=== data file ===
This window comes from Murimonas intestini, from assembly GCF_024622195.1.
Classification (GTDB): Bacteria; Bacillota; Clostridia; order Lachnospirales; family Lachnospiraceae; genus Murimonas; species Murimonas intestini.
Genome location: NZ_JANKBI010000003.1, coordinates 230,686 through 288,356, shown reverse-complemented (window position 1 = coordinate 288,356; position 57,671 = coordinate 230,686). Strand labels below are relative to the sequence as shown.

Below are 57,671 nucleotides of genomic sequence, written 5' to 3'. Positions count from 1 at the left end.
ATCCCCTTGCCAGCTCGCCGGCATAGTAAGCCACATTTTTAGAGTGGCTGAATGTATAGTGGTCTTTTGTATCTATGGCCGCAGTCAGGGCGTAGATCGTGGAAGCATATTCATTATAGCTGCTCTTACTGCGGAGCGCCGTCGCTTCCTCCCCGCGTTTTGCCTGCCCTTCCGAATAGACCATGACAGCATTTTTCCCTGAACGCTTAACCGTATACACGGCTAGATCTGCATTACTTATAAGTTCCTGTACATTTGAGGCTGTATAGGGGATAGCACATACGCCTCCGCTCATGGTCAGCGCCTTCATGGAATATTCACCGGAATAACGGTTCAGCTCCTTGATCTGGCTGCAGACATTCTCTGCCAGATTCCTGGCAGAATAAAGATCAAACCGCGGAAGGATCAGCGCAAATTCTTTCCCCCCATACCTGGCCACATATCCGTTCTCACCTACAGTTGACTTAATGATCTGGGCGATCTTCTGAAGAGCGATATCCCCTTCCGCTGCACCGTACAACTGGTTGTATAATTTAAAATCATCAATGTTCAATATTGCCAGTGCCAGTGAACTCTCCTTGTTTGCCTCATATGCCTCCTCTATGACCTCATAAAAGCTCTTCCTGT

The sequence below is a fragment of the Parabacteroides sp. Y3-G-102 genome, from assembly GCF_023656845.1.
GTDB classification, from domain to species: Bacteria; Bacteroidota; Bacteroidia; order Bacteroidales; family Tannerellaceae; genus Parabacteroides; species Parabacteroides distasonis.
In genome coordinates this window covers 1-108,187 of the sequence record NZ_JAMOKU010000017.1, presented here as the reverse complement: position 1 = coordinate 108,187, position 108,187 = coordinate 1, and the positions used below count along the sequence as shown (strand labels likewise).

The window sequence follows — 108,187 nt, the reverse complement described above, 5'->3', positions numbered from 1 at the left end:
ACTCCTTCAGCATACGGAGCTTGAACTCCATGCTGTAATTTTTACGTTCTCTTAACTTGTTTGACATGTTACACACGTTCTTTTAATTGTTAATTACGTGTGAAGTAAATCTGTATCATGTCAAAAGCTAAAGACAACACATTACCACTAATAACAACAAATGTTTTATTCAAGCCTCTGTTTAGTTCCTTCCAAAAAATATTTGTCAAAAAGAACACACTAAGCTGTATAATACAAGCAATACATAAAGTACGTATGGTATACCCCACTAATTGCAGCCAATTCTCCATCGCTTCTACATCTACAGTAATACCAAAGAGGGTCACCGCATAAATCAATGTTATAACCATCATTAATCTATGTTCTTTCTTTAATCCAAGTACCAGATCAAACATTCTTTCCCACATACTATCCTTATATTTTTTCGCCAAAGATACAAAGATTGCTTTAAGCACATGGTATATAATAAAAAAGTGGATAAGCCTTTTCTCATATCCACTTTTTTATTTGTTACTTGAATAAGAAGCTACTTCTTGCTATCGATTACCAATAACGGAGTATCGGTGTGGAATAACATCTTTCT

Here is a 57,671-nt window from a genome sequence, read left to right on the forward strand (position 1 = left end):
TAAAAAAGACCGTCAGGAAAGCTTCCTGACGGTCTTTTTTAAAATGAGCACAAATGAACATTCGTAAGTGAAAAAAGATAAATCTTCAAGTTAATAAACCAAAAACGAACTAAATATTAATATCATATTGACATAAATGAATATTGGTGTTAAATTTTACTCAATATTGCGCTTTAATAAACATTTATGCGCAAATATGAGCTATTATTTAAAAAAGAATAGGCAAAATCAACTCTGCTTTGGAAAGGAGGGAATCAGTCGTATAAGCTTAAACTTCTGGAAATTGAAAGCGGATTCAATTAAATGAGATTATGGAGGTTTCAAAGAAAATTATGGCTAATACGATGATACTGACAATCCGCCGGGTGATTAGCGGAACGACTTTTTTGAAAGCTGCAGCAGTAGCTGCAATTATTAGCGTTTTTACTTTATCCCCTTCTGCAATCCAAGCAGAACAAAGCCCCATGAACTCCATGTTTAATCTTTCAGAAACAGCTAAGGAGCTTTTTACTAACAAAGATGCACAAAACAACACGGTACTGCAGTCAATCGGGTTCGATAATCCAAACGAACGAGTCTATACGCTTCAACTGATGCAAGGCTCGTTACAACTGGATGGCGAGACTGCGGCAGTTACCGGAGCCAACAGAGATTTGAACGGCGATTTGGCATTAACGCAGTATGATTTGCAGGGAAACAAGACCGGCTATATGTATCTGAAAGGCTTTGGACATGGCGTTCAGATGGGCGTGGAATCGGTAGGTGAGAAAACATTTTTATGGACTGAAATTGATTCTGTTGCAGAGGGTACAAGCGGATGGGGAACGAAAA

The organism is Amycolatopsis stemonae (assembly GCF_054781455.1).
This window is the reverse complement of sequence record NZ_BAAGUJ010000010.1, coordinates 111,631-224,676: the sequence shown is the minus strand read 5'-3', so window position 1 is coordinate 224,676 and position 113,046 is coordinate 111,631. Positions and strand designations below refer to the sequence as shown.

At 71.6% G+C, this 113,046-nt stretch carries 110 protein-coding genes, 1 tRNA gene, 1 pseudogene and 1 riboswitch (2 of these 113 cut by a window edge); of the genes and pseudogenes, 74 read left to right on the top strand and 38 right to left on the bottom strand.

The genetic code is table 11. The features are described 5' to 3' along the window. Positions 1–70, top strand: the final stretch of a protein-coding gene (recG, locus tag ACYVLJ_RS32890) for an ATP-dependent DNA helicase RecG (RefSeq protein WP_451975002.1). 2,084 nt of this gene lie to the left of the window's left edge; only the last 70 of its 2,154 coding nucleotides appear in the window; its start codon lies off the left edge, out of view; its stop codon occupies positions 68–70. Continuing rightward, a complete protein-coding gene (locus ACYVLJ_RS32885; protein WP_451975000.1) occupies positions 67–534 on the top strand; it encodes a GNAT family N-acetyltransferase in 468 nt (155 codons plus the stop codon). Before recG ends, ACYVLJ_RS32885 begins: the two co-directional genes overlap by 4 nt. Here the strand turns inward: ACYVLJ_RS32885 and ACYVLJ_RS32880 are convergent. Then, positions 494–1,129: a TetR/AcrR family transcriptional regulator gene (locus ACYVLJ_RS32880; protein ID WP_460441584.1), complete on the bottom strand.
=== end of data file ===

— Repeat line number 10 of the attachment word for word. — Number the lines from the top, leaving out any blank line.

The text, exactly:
ACTCCTTCAGCATACGGAGCTTGAACTCCATGCTGTAATTTTTACGTTCTCTTAACTTGTTTGACATGTTACACACGTTCTTTTAATTGTTAATTACGTGTGAAGTAAATCTGTATCATGTCAAAAGCTAAAGACAACACATTACCACTAATAACAACAAATGTTTTATTCAAGCCTCTGTTTAGTTCCTTCCAAAAAATATTTGTCAAAAAGAACACACTAAGCTGTATAATACAAGCAATACATAAAGTACGTATGGTATACCCCACTAATTGCAGCCAATTCTCCATCGCTTCTACATCTACAGTAATACCAAAGAGGGTCACCGCATAAATCAATGTTATAACCATCATTAATCTATGTTCTTTCTTTAATCCAAGTACCAGATCAAACATTCTTTCCCACATACTATCCTTATATTTTTTCGCCAAAGATACAAAGATTGCTTTAAGCACATGGTATATAATAAAAAAGTGGATAAGCCTTTTCTCATATCCACTTTTTTATTTGTTACTTGAATAAGAAGCTACTTCTTGCTATCGATTACCAATAACGGAGTATCGGTGTGGAATAACATCTTTCT